When it comes to work-related reading, LinkedIn users are rarely off the clock

time-enough-at-last-350x263Last week, LinkedIn announced their new Content Marketing Score tool which is supposed to help you make the most out of your online consumables. Today, they continued down this road with a quick look at when users like to read work-related content.

When is important for one simple reason – there’s too much stuff and too little time. Like Henry Bemis, we’re all stuck in a world where there’s not enough time to consume all of the intriguing books, blog posts and papers. Because of that, we’re forced to pick, choose and prioritize based on what lands in front of us at any given moment.

Google Plus can’t beat Facebook, but can it win second place?

Googleplus homeDid you post anything on Google+ this week? If you’re an active YouTuber, you may have posted by proxy but did you actually sign in and post a photo, link or passing thought on Google+.

I hear most of you saying “nope” and I also hear you thinking. . . I meant to. . . I should. . . I think there’s a benefit to posting on Google+ but I’m not sure.

It’s not you. The numbers just don’t add up.¬† 72% of online adults visit Facebook at least once a month. For Google+ that number drops to 22%. Facebook fans hang around for six hours (says Nielsen). Google+ folks spend only 7 minutes. (There’s a joke in there somewhere.)

Facebook gets real, Foursquare taps to tweet and I’m confused

Oculus RiftWelcome to the end of the work week (for some). I thought I’d wrap up my part with a look a few stories that totally confused me this week. For example. ..

Facebook acquires Oculus VR

Oculus is an amazing company. They created The Rift, an awkward looking but very cool piece of technology that lets you move around inside a virtual world by simply moving your head. It’s the next generation of gaming technology but what does that have to do with Facebook?

I’m not the only person mystified by this match-up. Here’s a quote from the Oculus blog:

New LinkedIn tool will let you know if your content is on target

Linked In Content MarketingLinkedIn believes that content = marketing and for the second time in a week, I got to check the “Content Marketing” category box here at Marketing Pilgrim. Two times in one week doesn’t sound like much but with all the social, mobile, social, mobile, it’s nice to see companies talking about what people are talking about!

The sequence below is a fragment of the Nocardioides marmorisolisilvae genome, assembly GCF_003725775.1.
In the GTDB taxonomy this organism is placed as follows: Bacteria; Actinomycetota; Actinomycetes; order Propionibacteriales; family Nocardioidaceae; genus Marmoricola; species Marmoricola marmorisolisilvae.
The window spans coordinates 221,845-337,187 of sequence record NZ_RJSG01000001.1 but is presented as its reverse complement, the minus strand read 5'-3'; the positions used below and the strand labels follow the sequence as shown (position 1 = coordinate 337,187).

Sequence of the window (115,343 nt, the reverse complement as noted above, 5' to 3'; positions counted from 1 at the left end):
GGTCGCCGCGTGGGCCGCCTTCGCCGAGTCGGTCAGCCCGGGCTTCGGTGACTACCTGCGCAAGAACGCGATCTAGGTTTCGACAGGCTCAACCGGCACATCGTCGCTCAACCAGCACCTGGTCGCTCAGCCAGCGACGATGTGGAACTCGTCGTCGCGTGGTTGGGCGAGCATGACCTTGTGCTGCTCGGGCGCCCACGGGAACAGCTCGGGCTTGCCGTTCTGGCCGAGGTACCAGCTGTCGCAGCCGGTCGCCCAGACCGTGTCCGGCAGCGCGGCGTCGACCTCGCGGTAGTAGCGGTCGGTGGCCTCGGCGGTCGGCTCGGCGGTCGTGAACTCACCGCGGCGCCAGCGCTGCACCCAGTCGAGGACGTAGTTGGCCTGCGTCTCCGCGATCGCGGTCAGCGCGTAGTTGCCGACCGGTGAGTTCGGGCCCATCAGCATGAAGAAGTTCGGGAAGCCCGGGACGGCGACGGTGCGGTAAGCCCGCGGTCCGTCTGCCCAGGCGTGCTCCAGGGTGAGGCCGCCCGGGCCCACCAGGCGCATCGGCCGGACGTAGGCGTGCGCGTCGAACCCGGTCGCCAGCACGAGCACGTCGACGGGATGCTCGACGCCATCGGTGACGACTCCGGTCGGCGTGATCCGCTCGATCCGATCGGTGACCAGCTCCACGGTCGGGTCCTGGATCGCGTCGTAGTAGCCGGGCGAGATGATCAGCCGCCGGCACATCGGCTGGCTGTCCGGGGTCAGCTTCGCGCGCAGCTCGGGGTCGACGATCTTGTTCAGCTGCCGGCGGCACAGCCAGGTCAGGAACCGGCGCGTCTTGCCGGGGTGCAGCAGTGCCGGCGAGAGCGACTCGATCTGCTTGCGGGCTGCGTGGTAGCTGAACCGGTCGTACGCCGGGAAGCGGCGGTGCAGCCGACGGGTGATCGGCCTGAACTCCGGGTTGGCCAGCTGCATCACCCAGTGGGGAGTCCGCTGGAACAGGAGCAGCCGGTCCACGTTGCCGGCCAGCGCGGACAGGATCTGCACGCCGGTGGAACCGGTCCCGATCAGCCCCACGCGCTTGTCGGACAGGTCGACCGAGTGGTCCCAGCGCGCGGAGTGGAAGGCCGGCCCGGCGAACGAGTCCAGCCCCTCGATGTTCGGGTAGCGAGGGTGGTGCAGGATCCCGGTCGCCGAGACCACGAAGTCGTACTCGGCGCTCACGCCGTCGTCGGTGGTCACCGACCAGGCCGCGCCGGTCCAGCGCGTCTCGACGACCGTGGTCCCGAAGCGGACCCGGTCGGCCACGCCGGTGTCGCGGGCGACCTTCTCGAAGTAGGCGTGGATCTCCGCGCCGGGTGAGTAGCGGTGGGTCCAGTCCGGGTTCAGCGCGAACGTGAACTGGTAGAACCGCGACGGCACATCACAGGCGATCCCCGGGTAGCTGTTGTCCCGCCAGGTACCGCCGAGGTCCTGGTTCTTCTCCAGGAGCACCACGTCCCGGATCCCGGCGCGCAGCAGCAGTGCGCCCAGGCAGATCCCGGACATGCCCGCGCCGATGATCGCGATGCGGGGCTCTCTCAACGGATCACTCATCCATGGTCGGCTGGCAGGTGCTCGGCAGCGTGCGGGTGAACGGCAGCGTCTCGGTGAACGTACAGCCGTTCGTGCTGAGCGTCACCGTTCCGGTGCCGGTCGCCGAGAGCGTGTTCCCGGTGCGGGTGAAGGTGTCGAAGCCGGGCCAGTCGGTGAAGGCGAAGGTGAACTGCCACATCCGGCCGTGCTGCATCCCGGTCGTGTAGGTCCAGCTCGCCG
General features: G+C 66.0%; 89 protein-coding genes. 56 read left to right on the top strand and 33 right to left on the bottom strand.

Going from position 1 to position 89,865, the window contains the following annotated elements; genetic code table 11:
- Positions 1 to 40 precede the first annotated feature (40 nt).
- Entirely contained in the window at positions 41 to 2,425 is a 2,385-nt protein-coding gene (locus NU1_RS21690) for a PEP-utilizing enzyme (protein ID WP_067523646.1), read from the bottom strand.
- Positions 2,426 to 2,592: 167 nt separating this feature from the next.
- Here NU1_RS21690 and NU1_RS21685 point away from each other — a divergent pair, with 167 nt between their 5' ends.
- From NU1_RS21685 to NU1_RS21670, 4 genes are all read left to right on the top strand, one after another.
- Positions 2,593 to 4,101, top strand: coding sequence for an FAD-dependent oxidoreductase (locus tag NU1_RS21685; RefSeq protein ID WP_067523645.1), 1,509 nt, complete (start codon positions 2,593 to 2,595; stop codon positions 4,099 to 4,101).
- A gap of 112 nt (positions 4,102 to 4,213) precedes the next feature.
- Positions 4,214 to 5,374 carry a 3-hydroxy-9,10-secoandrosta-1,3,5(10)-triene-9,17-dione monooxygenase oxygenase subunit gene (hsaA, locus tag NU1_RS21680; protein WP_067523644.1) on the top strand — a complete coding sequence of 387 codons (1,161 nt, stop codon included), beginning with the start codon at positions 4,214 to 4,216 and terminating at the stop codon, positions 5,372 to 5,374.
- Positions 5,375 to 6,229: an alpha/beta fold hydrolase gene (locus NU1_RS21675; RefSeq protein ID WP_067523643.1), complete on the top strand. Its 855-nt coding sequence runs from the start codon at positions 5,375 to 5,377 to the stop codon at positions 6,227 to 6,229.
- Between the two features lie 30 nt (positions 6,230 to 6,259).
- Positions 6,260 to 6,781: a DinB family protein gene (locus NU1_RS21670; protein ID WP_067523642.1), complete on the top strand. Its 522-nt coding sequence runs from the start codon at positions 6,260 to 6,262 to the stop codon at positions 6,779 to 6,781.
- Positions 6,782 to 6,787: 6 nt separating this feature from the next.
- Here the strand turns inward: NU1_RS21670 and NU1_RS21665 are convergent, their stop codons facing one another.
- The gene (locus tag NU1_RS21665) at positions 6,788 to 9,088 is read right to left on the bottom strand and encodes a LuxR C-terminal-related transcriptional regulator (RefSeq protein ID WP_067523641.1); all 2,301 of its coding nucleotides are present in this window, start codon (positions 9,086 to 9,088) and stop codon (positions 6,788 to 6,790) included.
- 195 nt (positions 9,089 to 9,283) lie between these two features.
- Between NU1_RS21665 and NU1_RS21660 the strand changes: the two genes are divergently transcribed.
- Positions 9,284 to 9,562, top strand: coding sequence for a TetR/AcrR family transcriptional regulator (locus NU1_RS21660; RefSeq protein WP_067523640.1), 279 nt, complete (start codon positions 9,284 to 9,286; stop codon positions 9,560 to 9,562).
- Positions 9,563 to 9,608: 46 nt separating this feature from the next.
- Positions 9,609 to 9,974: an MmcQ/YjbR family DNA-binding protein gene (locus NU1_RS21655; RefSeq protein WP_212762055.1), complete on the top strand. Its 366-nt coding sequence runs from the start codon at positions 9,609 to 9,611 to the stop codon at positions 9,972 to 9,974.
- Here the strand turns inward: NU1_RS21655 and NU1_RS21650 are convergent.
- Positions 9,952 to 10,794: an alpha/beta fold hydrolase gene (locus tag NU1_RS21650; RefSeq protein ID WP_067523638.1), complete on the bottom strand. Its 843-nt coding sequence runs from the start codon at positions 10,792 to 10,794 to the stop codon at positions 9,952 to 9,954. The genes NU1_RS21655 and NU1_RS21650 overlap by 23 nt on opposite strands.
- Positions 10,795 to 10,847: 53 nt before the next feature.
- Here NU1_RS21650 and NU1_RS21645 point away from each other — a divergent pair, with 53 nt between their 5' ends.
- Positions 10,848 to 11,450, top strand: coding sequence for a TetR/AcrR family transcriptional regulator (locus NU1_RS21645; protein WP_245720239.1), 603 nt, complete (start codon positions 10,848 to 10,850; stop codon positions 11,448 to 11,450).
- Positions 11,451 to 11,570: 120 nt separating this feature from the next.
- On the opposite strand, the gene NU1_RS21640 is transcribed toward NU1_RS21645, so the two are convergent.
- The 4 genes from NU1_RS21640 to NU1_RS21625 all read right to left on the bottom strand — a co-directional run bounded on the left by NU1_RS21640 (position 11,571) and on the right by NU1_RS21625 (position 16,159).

That’s what content marketing is – articles, infographics, reports, presentations, videos loaded with information that people can use, engage with and share. In the broadest sense, even Tweets and Instagram updates are forms of marketing content but for the purpose of this discussion, we’re going to talk “long form.”

LinkedIn just released two new tools to help companies figure out what to talk about and then gauge the effectiveness of the content that was released into the wild.

Freemium app biz flourishes while paid apps take a dive

appsAt least once I week I think about building an app. With the wide range of options and explosive growth, it reminds me of the early blogging days. We all jumped on the wagon to tell our tales. Some fell off along the way leaving behind a final blog post dated 2009, others turned their blogs into a successful business.

Along come apps and we’re doing the dance all over again – with one difference. You don’t need any technical skill to blog, with apps you need at least a little bit of tech know-how just to get started and a lot of know-how if you want to swim in the big pond.

You could hire someone to build it for you but that leads us to the big question – can the average guy make money with an app?

Teen Vogue says the future belongs to Instagram

Teen VogueInstagram just crossed the 200 million monthly active user mark. That’s 20 billion photos shared with an average of 60 million photos per day. Personally, I can’t see the allure of this image blasting app but my son swears by it and so do the girls of Teen Vogue.

The magazine asked 1,000 members of their “It Girl” community about how they use social media and how it affects the way they shop. The sampling was made up of all US women between the ages of 13 and 29.

Across the board, one word kept popping up again and again – Instagram. Teens labeled it the number one platform for inspiring purchases.

“If you had to pick just one social network to use, what would it be?”
#1: Instagram 

Facebook ranks #1 for social network news consumption

A new Pew study shows that Facebook is the leading social network for news consumption among U.S. adults.

PewNewsFromSocialNets650

As you can see 30% of us get our news while on Facebook, if you can really call it “news.” When you dig a little deeper, you discover that the news we’re getting is nothing more than a blend of TMZ, ESPN, and local community gossip:

PewFacebookNewsByTopic

The research also suggests that 66% of Facebook news consumers don’t like getting their news from news organizations or journalists. I’d imagine they believe the news fairy is the one that seeds the news to Facebook in the first place.

Lastly, while getting visitors to your news website might be easier with Facebook, they tend not to want to stick around long: